Platinum and Palladium Q&A

Why Platinum and Palladium?

PGMs consist of six white metals: platinum, palladium, rhodium, ruthenium, iridium, and osmium.  They occur together in nature along with gold, copper and nickel and are produced from the same ore.  They are mined mainly in Southern Africa, Russia, and North America.

PGMs are indispensable in many industrial applications.  They are very durable, highly resistant to wear, tarnish and chemical attack.  They resist corrosion, have a high melting point, have excellent catalytic properties, are highly recyclable and are used rather than consumed in most applications.

PGMs are the critical component in automotive catalytic converters.  Auto catalysts are the largest demand sector for PGMs and in 2012 accounted for an estimated 56% of gross world demand for platinum, palladium and rhodium combined.  Other uses include jewelry, investment, computer hard disks, mobile phones, aircraft turbines, glass, nitric acid, silicones, anti-cancer drugs, cardiac treatments, implants, dental applications, etc.

Fuel cell technologies depend upon PGMs.  Fuel cells are devices that generate electric power by combining hydrogen (the fuel) and oxygen (from air) over a catalyst such as platinum, with water being the only emission.  Fuel cells are finding their way into automobiles, factories, commercial buildings, back-up power units and remote location installations.  Manufacturers are working to make fuel cells small and cheap enough for the car and home.  Several automakers have announced plans for commercial sales of fuel cell powered vehicles.  Japan has recently set a goal of installing 5.3 million fuel cells in homes by 2030, about 10 percent of all Japanese households.

Why South Africa?

The Company first came from Canada to invest in South Africa in 2002.  South Africa is a sophisticated, diverse and promising emerging market.  It has a favourable demographic profile and a rapidly expanding middle class.  It has substantial infrastructure and an established mining and manufacturing base.  South Africa has mature financial, legal and telecommunications sectors.  Although labour unrest has occurred recently, South Africa has a large pool of semiskilled and unskilled labour.  South Africa has an established rule of law and is politically and economically stable.  Mineral tenure legislation and requirements for the participation of historically disadvantaged South Africans are well codified.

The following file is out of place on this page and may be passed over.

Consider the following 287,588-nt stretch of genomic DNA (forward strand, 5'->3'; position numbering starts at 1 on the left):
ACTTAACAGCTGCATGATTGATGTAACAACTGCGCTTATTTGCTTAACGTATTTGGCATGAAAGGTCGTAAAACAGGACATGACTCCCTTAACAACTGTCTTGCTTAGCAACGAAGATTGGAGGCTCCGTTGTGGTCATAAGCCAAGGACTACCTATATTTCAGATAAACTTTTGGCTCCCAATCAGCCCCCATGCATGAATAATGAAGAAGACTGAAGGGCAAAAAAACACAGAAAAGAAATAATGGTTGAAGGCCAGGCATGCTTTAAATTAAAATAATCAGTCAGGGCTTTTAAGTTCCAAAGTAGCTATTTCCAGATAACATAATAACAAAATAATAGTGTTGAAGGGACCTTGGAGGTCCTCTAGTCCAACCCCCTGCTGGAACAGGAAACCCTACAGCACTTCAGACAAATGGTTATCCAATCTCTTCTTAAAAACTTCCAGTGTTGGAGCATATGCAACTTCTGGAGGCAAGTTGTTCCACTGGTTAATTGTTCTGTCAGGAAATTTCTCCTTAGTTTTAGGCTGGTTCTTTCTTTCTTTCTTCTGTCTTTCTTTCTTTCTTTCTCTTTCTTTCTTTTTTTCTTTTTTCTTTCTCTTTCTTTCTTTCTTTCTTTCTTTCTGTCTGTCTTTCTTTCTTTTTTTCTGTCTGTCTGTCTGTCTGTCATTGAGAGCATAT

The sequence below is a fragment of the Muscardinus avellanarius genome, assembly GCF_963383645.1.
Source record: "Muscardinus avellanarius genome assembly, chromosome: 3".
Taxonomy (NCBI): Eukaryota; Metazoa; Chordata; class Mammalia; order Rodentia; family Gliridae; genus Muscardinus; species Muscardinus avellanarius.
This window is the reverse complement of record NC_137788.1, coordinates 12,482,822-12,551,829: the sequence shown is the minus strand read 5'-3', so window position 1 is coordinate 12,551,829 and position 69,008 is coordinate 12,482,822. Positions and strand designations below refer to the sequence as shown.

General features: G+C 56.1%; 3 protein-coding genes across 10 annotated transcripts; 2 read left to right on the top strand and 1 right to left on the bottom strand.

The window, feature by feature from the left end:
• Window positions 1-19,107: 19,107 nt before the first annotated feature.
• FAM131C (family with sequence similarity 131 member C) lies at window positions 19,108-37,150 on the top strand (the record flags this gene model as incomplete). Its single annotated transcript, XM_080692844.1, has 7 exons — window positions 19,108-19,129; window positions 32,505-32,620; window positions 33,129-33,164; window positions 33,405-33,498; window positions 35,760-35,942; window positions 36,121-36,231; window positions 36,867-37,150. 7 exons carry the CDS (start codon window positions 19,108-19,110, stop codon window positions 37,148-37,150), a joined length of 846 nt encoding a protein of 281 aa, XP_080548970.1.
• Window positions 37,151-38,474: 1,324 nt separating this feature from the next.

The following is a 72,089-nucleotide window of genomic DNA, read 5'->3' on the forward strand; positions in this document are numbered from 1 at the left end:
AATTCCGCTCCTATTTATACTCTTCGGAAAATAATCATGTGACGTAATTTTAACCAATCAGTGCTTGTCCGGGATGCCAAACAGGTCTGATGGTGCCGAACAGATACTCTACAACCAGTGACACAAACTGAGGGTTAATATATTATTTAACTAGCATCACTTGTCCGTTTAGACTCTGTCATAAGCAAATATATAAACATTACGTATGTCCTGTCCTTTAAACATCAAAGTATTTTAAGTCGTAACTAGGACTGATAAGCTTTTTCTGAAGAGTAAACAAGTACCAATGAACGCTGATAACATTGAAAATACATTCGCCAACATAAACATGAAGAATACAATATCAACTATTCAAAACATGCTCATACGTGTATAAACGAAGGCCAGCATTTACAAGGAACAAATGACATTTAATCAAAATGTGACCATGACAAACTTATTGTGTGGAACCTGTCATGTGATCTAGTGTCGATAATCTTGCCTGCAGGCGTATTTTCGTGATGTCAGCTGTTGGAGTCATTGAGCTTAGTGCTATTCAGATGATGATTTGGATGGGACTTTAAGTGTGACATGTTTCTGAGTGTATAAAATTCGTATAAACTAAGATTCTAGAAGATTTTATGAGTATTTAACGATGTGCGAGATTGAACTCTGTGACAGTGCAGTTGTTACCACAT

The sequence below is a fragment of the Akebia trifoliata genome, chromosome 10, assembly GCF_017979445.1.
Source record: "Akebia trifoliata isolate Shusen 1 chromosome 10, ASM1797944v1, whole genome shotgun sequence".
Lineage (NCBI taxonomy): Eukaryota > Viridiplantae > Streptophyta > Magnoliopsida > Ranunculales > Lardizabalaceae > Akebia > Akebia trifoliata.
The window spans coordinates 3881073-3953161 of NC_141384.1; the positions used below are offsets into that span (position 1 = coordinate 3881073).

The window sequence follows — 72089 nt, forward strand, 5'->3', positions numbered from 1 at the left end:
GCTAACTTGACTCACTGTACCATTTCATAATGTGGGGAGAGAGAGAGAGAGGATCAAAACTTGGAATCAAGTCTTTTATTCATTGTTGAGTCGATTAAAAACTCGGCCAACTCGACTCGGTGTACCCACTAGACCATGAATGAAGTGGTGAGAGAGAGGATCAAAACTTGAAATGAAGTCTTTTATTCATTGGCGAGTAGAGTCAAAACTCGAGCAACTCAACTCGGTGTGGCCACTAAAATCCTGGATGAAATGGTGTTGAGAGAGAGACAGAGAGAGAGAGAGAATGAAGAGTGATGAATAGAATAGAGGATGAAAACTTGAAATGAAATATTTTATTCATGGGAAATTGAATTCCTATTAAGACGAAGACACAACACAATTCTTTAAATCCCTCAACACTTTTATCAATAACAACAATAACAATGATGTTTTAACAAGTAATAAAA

According to the U.S. Geological Survey, 95% of the known world reserves of PGMs are located in South Africa. Industry analyst SFA (Oxford) estimates that in 2014 approximately 62% of world primary platinum production and 29% of world primary palladium production will come from South Africa.

South Africa was ranked as the 56th most competitive country out of 144 surveyed in the 2014/15 World Economic Forum’s Global Competitiveness Index, making it the second highest ranked country in Africa after Mauritius (39th).   South Africa ranked just behind Russia (53rd) and took over Brazil to take third place among the BRICS economies, with China at 28th and Brazil dropping to 57th place.

Why invest in PGMs now?

PGMs are considered strategic metals as they are vital industrial metals subject to limited sources of supply.  Over the last nine years, global demand for platinum has risen steadily by an average of 2% per annum over that period.  Usage in established markets, such as auto catalysis and jewelry, is increasing and new markets are constantly being developed; factors that promise to keep demand for PGMs high.  Unlike gold and silver, which have large above-ground inventories, the above-ground, refined inventories of platinum and palladium are modest in volume.  Continued primary mine supply of PGMs from several deep, older mines has become uncertain due to high costs, safety concerns and industrial action. SFA (Oxford) estimates that global platinum will be in a supply deficit for 2015 and that global palladium will be in a supply deficit for 2015 and into the next several years. PGM producers with the ability or potential to produce safely at lower costs from shallow or mechanized mines should be well positioned relative to the future macro PGM marketplace.

Can we drive cars and trucks and have clean air too?